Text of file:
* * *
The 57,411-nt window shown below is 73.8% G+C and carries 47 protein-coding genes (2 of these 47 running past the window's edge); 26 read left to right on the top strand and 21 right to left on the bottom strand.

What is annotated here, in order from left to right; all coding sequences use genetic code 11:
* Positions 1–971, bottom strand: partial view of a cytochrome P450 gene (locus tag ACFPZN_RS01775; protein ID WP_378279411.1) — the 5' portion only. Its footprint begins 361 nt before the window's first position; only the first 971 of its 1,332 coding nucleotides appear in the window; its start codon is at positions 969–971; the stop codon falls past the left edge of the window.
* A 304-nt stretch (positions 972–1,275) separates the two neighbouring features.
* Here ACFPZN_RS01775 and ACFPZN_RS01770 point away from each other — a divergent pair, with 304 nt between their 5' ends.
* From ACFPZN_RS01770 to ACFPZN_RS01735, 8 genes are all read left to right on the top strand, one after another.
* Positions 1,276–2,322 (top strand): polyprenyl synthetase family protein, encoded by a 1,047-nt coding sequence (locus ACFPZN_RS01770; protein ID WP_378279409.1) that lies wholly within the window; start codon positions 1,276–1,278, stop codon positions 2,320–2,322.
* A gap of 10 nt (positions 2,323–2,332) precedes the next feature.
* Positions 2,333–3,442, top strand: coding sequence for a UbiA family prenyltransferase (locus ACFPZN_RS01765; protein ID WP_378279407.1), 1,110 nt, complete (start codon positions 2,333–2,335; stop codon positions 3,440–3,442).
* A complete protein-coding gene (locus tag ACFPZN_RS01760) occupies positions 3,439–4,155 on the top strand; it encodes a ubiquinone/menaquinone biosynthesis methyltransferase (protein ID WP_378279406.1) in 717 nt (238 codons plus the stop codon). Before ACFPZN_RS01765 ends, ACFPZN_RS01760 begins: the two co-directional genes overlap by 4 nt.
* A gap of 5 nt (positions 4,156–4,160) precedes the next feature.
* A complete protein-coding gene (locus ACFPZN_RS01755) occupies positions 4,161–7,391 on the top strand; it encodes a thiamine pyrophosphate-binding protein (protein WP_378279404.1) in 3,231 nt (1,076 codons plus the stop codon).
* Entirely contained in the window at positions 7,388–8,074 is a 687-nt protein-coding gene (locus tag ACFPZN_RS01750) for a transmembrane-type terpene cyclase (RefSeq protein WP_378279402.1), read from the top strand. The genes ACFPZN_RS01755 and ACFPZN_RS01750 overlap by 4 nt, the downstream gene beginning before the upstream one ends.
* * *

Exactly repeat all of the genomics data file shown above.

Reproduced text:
The 57,411-nt window shown below is 73.8% G+C and carries 47 protein-coding genes (2 of these 47 running past the window's edge); 26 read left to right on the top strand and 21 right to left on the bottom strand.

What is annotated here, in order from left to right; all coding sequences use genetic code 11:
* Positions 1–971, bottom strand: partial view of a cytochrome P450 gene (locus tag ACFPZN_RS01775; protein ID WP_378279411.1) — the 5' portion only. Its footprint begins 361 nt before the window's first position; only the first 971 of its 1,332 coding nucleotides appear in the window; its start codon is at positions 969–971; the stop codon falls past the left edge of the window.
* A 304-nt stretch (positions 972–1,275) separates the two neighbouring features.
* Here ACFPZN_RS01775 and ACFPZN_RS01770 point away from each other — a divergent pair, with 304 nt between their 5' ends.
* From ACFPZN_RS01770 to ACFPZN_RS01735, 8 genes are all read left to right on the top strand, one after another.
* Positions 1,276–2,322 (top strand): polyprenyl synthetase family protein, encoded by a 1,047-nt coding sequence (locus ACFPZN_RS01770; protein ID WP_378279409.1) that lies wholly within the window; start codon positions 1,276–1,278, stop codon positions 2,320–2,322.
* A gap of 10 nt (positions 2,323–2,332) precedes the next feature.
* Positions 2,333–3,442, top strand: coding sequence for a UbiA family prenyltransferase (locus ACFPZN_RS01765; protein ID WP_378279407.1), 1,110 nt, complete (start codon positions 2,333–2,335; stop codon positions 3,440–3,442).
* A complete protein-coding gene (locus tag ACFPZN_RS01760) occupies positions 3,439–4,155 on the top strand; it encodes a ubiquinone/menaquinone biosynthesis methyltransferase (protein ID WP_378279406.1) in 717 nt (238 codons plus the stop codon). Before ACFPZN_RS01765 ends, ACFPZN_RS01760 begins: the two co-directional genes overlap by 4 nt.
* A gap of 5 nt (positions 4,156–4,160) precedes the next feature.
* A complete protein-coding gene (locus ACFPZN_RS01755) occupies positions 4,161–7,391 on the top strand; it encodes a thiamine pyrophosphate-binding protein (protein WP_378279404.1) in 3,231 nt (1,076 codons plus the stop codon).
* Entirely contained in the window at positions 7,388–8,074 is a 687-nt protein-coding gene (locus tag ACFPZN_RS01750) for a transmembrane-type terpene cyclase (RefSeq protein WP_378279402.1), read from the top strand. The genes ACFPZN_RS01755 and ACFPZN_RS01750 overlap by 4 nt, the downstream gene beginning before the upstream one ends.